Welcome to Cornerstone Presbyterian

Thank you for visiting our website, and we hope that you will join us Sunday mornings for one of our worship services.

Please look through the website to find out what we believe, what God is calling us to as a church, and practical information about visiting. Please feel free to contact us if you have questions. We’d love to hear from you, and we hope to see you on Sunday.

Office: (615) 618-4707
office@cstonepres.org

Location: 136 Third Avenue, South
                    Franklin, TN 36064

What is the schedule for Sunday morning?

We have two corporate worship services on Sunday morning at 8:00 and 10:45 am. The sermon and the music are identical at both services.  We welcome children of all ages in the worship services. If you so desire, nursery (click here) is available for children under the age of 3.

Sunday school classes for all ages meet from 9:45-10:35 am.

Children’s Classes (click here)

Bucer Group (Youth) (click here)

Adult Sunday School Classes (click here)

 

What should I expect on a Sunday morning?

Don’t be surprised if someone greets you or says hello. The worship service bulletin can be found at either the front or side entrances and contains all of the Scripture readings and the music we sing. Although the worship service is historically rooted, it is presented in a manner accessible to where God has placed us in this time and in this culture. You can expect clear, penetrating, exposition of God’s Word in the sermon, and we celebrate communion every week. By the way, we do not pass an offering plate during the service, but if you’d like to give financially to the ministry of the church, there are boxes available at each entrance.

Adult Sunday School Classes

As part of the ongoing discipling and equipping of the saints for worship and service, we have a regular schedule of classes for adults during the Sunday School hour.

On Vocation in the Chapel

Koinonia with Larry Thompson (Kuyper 303)

God is a creator and He has gifted His people with the desire to create. Enjoying those things that are beautiful, well-crafted, and artfully formed helps us to understand more of God’s nature and character. In addition, working with the materials that God has made, we can rejoice in the ordering of those resources through the arts—color, movement, sound, time, language.

We place a high priority on the excellent but accessible music that we sing on Sunday mornings keeping beauty and aesthetics as part of our consideration. But we also enjoy exploring other realms of the arts through monthly literature discussions, regular film nights, trips to concerts, encouraging the visual arts, and hosting musical groups or ensembles.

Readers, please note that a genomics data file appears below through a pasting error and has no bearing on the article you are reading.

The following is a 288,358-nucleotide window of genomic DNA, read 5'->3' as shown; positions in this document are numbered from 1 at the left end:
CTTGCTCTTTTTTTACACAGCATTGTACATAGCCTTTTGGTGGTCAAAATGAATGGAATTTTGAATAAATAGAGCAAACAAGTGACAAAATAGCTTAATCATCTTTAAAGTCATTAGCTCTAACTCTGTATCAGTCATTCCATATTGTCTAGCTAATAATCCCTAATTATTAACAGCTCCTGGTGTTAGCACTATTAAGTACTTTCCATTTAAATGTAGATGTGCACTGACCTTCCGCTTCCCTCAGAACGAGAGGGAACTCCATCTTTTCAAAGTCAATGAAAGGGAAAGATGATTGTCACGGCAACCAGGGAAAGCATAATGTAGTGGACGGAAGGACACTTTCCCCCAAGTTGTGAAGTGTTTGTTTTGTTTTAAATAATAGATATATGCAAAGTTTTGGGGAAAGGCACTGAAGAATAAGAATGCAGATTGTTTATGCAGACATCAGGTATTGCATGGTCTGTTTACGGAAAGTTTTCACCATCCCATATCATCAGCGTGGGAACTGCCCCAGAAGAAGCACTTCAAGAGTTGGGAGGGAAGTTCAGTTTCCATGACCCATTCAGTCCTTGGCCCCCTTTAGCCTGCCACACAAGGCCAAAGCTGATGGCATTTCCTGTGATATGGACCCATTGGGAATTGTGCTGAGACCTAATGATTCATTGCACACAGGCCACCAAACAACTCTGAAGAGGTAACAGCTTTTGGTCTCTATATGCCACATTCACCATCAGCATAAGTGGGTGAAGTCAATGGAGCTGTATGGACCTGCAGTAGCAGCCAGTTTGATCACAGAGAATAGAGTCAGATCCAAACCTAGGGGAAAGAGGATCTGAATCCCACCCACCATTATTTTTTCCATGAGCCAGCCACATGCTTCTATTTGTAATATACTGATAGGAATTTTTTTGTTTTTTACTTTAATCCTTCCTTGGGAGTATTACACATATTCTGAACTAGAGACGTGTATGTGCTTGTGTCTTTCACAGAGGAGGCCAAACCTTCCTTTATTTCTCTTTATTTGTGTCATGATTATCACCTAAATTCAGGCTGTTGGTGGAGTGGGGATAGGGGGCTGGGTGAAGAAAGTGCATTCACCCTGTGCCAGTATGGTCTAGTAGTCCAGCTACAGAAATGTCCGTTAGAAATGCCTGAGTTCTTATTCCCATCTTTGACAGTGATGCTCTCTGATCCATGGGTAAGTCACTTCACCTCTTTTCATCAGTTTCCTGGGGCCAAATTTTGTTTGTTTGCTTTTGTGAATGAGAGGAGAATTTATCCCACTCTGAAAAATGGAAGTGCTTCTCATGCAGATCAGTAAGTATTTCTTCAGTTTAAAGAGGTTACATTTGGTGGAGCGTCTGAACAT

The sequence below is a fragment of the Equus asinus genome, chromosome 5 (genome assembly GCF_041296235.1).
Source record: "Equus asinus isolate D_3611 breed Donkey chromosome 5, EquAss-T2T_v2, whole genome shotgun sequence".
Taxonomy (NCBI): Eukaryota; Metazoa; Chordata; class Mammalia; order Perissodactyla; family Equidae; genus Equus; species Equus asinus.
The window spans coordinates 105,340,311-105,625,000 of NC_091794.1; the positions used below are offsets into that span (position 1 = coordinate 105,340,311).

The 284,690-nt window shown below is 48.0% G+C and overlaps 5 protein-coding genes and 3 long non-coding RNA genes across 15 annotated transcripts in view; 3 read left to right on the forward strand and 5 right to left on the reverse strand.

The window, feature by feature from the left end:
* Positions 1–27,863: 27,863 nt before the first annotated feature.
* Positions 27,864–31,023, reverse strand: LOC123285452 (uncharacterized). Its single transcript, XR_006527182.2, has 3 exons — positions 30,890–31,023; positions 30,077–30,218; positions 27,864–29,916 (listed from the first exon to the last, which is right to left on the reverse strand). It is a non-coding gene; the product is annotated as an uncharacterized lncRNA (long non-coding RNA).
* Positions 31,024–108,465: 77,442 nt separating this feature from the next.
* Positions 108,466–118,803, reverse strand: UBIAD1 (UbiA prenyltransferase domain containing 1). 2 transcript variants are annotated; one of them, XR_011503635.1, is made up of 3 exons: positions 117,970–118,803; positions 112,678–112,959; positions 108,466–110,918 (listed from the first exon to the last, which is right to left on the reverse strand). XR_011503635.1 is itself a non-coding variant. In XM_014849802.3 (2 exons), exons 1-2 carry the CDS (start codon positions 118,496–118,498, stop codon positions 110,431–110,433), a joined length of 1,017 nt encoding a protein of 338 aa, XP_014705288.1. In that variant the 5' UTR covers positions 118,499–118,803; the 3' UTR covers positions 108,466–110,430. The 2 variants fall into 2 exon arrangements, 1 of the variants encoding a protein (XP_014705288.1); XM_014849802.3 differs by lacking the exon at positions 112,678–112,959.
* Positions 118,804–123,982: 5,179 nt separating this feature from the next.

Christianity has a long history of fostering the arts, and we want to more fully understand, embrace, and participate and continue this rich legacy.

 

Despite its medium size, Franklin has a small town feel.  The downtown community of historic sites, businesses, and restaurants enables the building of relationships and the promise of always running into someone you know. This is the context in which God has placed our church—not only as a quaint and homey environment but as a place to serve.

As a Bible-believing church in the heart of the town, we want to make the Word of God visible in every aspect of life. Living out this ministry intersects the downtown community through arts events, ESL classes, and hosting various ministries as well as the natural outgrowth of the church members living out their callings in downtown—whether in meetings at Merridees, fellowshipping at a coffee house or working in office space off of the square.

We desire to be Christ’s light in downtown Franklin as well as good neighbors. Being on mission begins in the immediate context in which God has placed us and then spreads out from there.

When Christ Community Church moved from downtown Franklin to its new facility on Hillsboro Road in the fall of 2001, the church retained the Historic Downtown Chapel with the desire that it could continue to be used for ministry purposes as well as for church planting. This hope was realized in December 2006, when Pastor George Grant along with elders and deacons from Christ Community planted Parish Presbyterian Church using the Chapel as its home.

Over the next four years, Parish grew to the point of needing three morning worship services to accommodate the congregation. One of Parish Presbyterian’s founding principles was the desire to continue to plant daughter churches. In the fall of 2010, Parish purchased property and a permanent home on Clovercroft Road in east Franklin. With that as a catalyst, Pastor Nate Shurden and elders and deacons from Parish remained in downtown Franklin to plant a daughter church, Cornerstone Presbyterian Church.